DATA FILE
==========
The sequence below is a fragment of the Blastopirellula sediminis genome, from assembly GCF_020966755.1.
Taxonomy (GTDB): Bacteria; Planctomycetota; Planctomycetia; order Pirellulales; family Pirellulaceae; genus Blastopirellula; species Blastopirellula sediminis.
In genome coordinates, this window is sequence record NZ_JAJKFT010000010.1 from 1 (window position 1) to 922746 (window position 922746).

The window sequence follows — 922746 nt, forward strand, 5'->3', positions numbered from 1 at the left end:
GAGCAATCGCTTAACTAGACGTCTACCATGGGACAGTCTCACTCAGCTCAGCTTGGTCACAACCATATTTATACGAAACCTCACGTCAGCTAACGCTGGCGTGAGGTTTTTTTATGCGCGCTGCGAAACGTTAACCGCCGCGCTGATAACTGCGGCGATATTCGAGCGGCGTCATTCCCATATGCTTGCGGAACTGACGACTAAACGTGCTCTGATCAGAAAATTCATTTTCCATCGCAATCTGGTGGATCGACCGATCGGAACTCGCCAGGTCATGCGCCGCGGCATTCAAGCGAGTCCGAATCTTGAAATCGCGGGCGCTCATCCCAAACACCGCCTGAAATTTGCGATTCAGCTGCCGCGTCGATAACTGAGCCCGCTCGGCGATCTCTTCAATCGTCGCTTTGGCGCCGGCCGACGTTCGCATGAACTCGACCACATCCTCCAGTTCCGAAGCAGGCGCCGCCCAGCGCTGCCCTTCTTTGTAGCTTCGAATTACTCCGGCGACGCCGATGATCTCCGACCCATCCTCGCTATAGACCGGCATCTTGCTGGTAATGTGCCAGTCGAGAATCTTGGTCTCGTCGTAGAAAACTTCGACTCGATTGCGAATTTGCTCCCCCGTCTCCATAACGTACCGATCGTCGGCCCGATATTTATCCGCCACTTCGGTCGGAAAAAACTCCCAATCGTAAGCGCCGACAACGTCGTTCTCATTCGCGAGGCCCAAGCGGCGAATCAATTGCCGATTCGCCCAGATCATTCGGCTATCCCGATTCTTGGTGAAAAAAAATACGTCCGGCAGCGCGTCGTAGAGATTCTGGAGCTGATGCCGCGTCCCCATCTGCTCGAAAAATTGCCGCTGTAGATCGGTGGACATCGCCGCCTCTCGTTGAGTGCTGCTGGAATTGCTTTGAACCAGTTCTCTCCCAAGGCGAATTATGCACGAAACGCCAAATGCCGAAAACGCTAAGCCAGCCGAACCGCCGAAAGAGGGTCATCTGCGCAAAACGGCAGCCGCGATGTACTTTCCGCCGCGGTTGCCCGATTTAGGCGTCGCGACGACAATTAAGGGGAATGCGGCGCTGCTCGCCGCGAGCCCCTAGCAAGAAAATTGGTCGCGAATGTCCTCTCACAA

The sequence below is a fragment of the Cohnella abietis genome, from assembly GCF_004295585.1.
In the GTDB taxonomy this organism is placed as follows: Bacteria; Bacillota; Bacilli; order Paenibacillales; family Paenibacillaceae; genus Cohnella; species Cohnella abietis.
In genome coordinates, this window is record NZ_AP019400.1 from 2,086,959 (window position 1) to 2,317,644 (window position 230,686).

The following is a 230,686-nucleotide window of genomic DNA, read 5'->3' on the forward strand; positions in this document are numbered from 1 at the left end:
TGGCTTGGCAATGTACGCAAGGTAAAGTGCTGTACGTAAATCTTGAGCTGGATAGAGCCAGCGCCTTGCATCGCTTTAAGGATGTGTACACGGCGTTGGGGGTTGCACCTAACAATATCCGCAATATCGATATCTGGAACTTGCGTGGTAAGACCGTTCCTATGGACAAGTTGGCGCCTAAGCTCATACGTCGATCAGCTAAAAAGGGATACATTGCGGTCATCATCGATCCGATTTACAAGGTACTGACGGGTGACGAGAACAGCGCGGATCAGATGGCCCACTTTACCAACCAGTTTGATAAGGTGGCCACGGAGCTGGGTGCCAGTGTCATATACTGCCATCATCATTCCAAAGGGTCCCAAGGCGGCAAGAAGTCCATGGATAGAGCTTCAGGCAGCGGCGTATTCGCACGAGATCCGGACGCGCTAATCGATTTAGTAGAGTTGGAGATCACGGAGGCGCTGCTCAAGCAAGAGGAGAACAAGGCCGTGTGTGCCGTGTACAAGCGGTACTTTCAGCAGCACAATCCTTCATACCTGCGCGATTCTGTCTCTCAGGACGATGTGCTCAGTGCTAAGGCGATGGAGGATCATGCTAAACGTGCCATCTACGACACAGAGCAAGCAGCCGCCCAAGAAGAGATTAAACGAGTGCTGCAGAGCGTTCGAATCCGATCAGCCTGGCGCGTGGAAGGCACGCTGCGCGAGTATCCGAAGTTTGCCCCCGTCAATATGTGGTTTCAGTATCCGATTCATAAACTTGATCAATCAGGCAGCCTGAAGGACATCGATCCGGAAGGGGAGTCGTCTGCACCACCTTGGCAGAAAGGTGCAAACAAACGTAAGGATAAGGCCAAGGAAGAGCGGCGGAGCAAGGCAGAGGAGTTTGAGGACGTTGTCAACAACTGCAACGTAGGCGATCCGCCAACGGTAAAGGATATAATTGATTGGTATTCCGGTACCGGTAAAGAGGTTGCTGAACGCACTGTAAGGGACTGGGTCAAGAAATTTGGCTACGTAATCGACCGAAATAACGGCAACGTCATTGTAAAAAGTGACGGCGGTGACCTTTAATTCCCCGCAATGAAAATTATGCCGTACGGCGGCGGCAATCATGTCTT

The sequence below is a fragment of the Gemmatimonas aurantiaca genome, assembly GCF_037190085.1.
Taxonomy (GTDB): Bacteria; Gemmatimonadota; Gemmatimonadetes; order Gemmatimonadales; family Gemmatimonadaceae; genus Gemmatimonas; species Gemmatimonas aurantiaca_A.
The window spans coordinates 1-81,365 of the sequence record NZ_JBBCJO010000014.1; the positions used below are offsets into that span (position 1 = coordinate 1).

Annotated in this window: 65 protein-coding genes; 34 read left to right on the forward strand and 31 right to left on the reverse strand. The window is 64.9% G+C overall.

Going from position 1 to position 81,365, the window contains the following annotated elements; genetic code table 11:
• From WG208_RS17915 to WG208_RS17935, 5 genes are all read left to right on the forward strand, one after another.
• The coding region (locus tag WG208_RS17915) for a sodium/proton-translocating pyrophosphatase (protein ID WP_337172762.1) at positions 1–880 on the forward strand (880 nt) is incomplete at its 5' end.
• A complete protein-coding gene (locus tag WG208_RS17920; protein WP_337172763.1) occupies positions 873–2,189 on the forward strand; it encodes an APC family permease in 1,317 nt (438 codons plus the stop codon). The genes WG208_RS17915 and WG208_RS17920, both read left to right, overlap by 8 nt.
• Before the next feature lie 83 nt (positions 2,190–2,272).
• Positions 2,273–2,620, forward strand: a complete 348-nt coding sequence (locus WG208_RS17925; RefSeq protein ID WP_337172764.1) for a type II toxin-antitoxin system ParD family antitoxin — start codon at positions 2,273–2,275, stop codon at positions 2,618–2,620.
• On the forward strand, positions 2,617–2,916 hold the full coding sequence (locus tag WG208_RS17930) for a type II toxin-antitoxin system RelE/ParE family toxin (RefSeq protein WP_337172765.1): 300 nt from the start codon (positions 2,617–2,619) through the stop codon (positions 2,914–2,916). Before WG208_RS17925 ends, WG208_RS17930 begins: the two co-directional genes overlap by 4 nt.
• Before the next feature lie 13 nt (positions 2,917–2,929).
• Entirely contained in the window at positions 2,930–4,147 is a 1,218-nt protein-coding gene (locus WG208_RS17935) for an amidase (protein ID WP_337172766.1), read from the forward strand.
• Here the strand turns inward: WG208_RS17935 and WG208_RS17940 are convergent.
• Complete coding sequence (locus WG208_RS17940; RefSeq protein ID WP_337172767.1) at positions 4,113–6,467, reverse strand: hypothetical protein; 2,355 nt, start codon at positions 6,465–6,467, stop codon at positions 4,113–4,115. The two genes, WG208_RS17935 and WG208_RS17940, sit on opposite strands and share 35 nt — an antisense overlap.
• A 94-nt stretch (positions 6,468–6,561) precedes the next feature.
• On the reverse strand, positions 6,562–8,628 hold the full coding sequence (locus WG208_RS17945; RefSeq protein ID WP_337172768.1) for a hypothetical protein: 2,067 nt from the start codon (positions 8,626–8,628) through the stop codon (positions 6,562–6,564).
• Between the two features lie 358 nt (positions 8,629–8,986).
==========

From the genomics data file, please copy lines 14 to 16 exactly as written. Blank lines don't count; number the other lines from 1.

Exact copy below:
Annotated in this window: 65 protein-coding genes; 34 read left to right on the forward strand and 31 right to left on the reverse strand. The window is 64.9% G+C overall.

Going from position 1 to position 81,365, the window contains the following annotated elements; genetic code table 11:
• From WG208_RS17915 to WG208_RS17935, 5 genes are all read left to right on the forward strand, one after another.